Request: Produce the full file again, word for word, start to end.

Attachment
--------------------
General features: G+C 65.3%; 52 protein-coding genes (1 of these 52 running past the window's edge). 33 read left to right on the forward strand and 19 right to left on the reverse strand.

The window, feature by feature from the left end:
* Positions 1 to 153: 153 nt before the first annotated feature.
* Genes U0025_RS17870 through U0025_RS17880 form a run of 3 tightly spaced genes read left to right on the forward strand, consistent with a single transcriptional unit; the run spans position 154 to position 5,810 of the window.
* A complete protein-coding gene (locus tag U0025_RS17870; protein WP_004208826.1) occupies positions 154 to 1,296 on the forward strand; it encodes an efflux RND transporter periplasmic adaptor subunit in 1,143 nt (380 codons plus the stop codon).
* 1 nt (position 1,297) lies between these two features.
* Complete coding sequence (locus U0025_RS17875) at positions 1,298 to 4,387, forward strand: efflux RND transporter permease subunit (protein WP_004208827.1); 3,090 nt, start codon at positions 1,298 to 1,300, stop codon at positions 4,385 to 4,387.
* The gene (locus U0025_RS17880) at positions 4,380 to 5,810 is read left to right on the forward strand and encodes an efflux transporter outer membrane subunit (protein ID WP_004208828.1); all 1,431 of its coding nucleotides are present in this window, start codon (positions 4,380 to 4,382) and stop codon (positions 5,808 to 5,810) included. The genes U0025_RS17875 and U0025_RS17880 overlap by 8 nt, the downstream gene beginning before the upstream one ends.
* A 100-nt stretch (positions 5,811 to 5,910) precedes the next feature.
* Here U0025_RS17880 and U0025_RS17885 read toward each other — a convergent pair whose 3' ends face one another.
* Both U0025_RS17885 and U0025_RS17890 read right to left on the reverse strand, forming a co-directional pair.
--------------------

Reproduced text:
General features: G+C 65.3%; 52 protein-coding genes (1 of these 52 running past the window's edge). 33 read left to right on the forward strand and 19 right to left on the reverse strand.

The window, feature by feature from the left end:
* Positions 1 to 153: 153 nt before the first annotated feature.
* Genes U0025_RS17870 through U0025_RS17880 form a run of 3 tightly spaced genes read left to right on the forward strand, consistent with a single transcriptional unit; the run spans position 154 to position 5,810 of the window.
* A complete protein-coding gene (locus tag U0025_RS17870; protein WP_004208826.1) occupies positions 154 to 1,296 on the forward strand; it encodes an efflux RND transporter periplasmic adaptor subunit in 1,143 nt (380 codons plus the stop codon).
* 1 nt (position 1,297) lies between these two features.
* Complete coding sequence (locus U0025_RS17875) at positions 1,298 to 4,387, forward strand: efflux RND transporter permease subunit (protein WP_004208827.1); 3,090 nt, start codon at positions 1,298 to 1,300, stop codon at positions 4,385 to 4,387.
* The gene (locus U0025_RS17880) at positions 4,380 to 5,810 is read left to right on the forward strand and encodes an efflux transporter outer membrane subunit (protein ID WP_004208828.1); all 1,431 of its coding nucleotides are present in this window, start codon (positions 4,380 to 4,382) and stop codon (positions 5,808 to 5,810) included. The genes U0025_RS17875 and U0025_RS17880 overlap by 8 nt, the downstream gene beginning before the upstream one ends.
* A 100-nt stretch (positions 5,811 to 5,910) precedes the next feature.
* Here U0025_RS17880 and U0025_RS17885 read toward each other — a convergent pair whose 3' ends face one another.
* Both U0025_RS17885 and U0025_RS17890 read right to left on the reverse strand, forming a co-directional pair.